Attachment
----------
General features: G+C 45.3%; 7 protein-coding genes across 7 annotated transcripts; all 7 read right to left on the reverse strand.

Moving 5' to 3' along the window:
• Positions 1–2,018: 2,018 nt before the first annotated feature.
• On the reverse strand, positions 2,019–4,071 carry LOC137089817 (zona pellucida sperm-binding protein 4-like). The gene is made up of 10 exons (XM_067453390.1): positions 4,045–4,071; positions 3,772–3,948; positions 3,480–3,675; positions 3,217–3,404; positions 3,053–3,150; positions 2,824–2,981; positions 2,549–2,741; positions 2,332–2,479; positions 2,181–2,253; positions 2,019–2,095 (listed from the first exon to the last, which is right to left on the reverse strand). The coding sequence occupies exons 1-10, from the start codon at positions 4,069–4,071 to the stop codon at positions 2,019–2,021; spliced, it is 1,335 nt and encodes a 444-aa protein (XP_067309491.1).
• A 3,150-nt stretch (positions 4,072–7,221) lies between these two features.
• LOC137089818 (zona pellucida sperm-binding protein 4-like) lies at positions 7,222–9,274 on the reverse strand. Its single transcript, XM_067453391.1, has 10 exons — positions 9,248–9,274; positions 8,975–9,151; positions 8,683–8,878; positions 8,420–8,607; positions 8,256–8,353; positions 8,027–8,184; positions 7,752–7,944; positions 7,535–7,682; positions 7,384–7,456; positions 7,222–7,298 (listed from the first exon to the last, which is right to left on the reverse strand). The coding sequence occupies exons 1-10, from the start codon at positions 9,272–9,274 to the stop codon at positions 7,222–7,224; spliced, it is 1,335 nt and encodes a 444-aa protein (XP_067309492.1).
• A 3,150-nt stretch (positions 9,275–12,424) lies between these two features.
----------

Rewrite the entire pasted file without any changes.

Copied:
General features: G+C 45.3%; 7 protein-coding genes across 7 annotated transcripts; all 7 read right to left on the reverse strand.

Moving 5' to 3' along the window:
• Positions 1–2,018: 2,018 nt before the first annotated feature.
• On the reverse strand, positions 2,019–4,071 carry LOC137089817 (zona pellucida sperm-binding protein 4-like). The gene is made up of 10 exons (XM_067453390.1): positions 4,045–4,071; positions 3,772–3,948; positions 3,480–3,675; positions 3,217–3,404; positions 3,053–3,150; positions 2,824–2,981; positions 2,549–2,741; positions 2,332–2,479; positions 2,181–2,253; positions 2,019–2,095 (listed from the first exon to the last, which is right to left on the reverse strand). The coding sequence occupies exons 1-10, from the start codon at positions 4,069–4,071 to the stop codon at positions 2,019–2,021; spliced, it is 1,335 nt and encodes a 444-aa protein (XP_067309491.1).
• A 3,150-nt stretch (positions 4,072–7,221) lies between these two features.
• LOC137089818 (zona pellucida sperm-binding protein 4-like) lies at positions 7,222–9,274 on the reverse strand. Its single transcript, XM_067453391.1, has 10 exons — positions 9,248–9,274; positions 8,975–9,151; positions 8,683–8,878; positions 8,420–8,607; positions 8,256–8,353; positions 8,027–8,184; positions 7,752–7,944; positions 7,535–7,682; positions 7,384–7,456; positions 7,222–7,298 (listed from the first exon to the last, which is right to left on the reverse strand). The coding sequence occupies exons 1-10, from the start codon at positions 9,272–9,274 to the stop codon at positions 7,222–7,224; spliced, it is 1,335 nt and encodes a 444-aa protein (XP_067309492.1).
• A 3,150-nt stretch (positions 9,275–12,424) lies between these two features.